Industrial clusters continue to flourish in Québec
Québec’s industrial clusters have a flair for combining competitiveness and cooperation that may well be unique in the business world. This is an asset that should not be overlooked, says Jean-François Lisée, Minister of International Relations, La Francophonie and External Trade and Minister responsible for the Montréal region.
Québec is not the only place in the world where a region’s businesses, training institutions and relevant authorities have organized themselves into sector-based associations to pool their expertise and efforts, pointed out Minister Lisée before 600 attendees at the first Industrial clusters: Engine of the city’s economic vitality strategic forum. “People who are familiar with other models abroad tell us that they have never seen such a capacity for collaboration. There is something uniquely Québécois about this capacity to compete and collaborate at the same time—this is something very special and should be leveraged.”
Montréal’s eight clusters
The Greater Montréal region has eight industrial clusters, the longest-standing ones being life sciences (Montréal InVivo), aerospace (Aéro Montréal), information and communication technologies (TechnoMontréal) and film and television (ActionMTL). Clean technology (Écotech Québec) and financial services (Finance Montréal) came on board in 2010, followed by the new logistics and transportation cluster (CargoM) and the Québec aluminum industrial cluster (GIAQ) at the end of last year.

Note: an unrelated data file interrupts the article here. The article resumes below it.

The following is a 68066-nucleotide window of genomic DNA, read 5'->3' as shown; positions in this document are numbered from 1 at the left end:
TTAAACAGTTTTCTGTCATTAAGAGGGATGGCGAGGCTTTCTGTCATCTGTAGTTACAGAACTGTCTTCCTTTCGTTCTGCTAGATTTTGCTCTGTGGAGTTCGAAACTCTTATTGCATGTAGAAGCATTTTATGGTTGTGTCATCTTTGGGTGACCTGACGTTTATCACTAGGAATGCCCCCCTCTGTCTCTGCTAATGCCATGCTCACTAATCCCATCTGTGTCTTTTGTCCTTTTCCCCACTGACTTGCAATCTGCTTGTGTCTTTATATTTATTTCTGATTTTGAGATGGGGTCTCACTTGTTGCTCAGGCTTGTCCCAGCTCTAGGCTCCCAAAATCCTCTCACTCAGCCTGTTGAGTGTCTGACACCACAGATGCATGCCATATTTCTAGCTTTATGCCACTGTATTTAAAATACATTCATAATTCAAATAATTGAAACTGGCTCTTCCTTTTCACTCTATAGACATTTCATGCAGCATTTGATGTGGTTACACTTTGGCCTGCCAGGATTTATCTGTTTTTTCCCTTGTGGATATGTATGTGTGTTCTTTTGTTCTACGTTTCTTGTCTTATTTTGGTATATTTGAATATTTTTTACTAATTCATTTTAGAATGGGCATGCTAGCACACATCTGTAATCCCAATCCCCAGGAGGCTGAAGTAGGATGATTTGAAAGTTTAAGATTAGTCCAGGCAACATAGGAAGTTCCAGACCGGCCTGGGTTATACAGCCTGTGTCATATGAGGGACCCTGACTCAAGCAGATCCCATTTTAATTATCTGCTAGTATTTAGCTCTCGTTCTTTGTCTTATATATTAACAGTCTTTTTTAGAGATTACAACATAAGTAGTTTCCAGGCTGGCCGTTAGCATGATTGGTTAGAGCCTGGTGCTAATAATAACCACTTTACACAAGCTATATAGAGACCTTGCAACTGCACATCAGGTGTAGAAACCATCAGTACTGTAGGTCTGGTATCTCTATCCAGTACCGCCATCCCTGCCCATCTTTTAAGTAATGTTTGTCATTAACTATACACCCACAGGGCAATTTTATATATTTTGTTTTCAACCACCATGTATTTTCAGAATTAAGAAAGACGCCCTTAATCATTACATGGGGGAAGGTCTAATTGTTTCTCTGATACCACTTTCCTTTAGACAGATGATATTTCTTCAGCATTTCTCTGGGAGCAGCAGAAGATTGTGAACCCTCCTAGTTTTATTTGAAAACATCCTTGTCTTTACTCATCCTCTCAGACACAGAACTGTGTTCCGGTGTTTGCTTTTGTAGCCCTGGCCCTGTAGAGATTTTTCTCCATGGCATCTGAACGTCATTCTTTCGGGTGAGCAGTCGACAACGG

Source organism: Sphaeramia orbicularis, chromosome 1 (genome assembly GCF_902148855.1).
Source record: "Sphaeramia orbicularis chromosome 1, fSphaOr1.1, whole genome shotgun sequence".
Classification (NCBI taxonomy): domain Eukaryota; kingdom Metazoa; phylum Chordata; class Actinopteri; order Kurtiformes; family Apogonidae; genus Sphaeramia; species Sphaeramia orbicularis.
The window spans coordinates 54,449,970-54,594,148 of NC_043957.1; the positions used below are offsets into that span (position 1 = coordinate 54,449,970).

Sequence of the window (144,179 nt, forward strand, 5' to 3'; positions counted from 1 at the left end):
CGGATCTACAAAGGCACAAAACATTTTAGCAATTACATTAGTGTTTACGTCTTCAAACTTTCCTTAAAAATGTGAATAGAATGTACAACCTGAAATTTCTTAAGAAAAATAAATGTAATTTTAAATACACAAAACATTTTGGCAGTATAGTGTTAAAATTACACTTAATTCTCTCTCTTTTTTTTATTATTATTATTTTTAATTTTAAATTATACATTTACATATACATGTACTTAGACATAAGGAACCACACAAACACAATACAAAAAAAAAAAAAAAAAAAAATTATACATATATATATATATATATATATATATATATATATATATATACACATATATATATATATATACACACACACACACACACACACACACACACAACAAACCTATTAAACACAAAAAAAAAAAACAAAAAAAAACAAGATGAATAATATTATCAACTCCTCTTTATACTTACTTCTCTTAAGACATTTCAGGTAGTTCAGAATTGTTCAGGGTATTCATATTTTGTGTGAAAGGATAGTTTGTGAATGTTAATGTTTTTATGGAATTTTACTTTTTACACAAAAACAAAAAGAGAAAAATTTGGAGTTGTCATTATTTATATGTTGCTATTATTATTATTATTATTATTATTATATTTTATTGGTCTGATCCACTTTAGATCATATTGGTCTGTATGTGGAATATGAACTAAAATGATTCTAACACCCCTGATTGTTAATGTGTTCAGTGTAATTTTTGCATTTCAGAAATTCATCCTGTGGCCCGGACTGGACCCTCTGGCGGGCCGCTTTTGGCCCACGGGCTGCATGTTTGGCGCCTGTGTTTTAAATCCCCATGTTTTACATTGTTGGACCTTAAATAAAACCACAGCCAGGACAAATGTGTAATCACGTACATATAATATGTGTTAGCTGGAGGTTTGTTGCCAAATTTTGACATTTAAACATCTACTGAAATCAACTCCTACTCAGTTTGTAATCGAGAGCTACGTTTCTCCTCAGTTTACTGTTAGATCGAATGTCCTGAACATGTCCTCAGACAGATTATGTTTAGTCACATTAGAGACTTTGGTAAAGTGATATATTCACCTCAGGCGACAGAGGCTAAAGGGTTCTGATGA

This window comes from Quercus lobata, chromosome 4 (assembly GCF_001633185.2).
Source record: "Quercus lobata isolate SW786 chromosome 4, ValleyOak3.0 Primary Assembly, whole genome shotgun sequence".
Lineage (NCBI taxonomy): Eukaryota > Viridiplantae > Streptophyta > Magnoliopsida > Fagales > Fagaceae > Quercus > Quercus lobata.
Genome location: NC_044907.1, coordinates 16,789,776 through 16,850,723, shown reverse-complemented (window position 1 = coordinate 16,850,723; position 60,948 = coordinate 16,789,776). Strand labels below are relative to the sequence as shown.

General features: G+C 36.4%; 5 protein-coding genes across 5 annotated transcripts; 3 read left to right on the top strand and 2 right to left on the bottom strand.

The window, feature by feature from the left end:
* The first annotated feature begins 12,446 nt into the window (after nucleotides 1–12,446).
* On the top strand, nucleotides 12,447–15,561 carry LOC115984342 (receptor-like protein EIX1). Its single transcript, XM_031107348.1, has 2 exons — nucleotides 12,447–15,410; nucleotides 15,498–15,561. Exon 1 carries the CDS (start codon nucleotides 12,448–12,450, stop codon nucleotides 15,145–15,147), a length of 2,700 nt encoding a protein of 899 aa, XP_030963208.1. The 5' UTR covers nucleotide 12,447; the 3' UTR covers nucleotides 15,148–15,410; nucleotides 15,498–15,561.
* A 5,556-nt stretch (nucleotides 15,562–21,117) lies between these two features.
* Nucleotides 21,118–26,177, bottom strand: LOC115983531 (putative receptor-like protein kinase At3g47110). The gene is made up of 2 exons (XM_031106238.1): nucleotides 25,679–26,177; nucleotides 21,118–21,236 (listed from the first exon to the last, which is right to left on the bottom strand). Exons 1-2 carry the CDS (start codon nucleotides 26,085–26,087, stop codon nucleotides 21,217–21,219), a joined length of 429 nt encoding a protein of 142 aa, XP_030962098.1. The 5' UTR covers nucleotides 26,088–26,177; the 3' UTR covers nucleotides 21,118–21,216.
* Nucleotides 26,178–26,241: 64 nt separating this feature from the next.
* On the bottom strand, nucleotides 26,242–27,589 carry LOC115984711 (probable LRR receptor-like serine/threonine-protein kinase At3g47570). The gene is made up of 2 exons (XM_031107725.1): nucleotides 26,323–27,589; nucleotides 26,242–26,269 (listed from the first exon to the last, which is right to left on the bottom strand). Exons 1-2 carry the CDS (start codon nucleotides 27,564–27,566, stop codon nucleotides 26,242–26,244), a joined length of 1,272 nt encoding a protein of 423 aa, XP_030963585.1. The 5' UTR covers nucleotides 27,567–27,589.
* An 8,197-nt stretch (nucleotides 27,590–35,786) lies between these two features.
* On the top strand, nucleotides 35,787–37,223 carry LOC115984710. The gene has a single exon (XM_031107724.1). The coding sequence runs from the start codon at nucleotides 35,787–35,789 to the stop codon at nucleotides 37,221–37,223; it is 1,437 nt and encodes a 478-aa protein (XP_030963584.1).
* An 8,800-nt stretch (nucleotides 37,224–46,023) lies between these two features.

“Two or three more clusters are under development” and could see the light of day, said Lisée. One cluster could be the fashion sector. The Communauté métropolitaine de Montréal polled 15 potential clusters in the mid-2000s.
Much like the Québec economy as a whole, these clusters have had to deal with the challenges brought by the shift to a green economy and the expansion of small businesses proliferating in Québec, noted the Minister for Industrial Policy and the Banque de développement économique du Québec, Élaine Zakaïb.
While coming to terms with the rapid and fundamental shifts in the business model of major pharmaceutical firms, the members of the Montréal InVivo cluster have pulled together and rallied behind prospective high-benefit projects such as personalized medical care and NEOMED—the new public-private drug development centre.
In order to help small businesses in its sector expand beyond Québec, TechnoMontréal has set up a program providing the fifty most promising businesses with access to experts who can devise a tailored development plan for them and provide the support they need to get off the ground.
Aéro Montréal has implemented a program whereby large businesses take smaller businesses under their wing to help them gain expertise until they are ready to join the ranks of international-calibre subcontractors.
Source: Le Devoir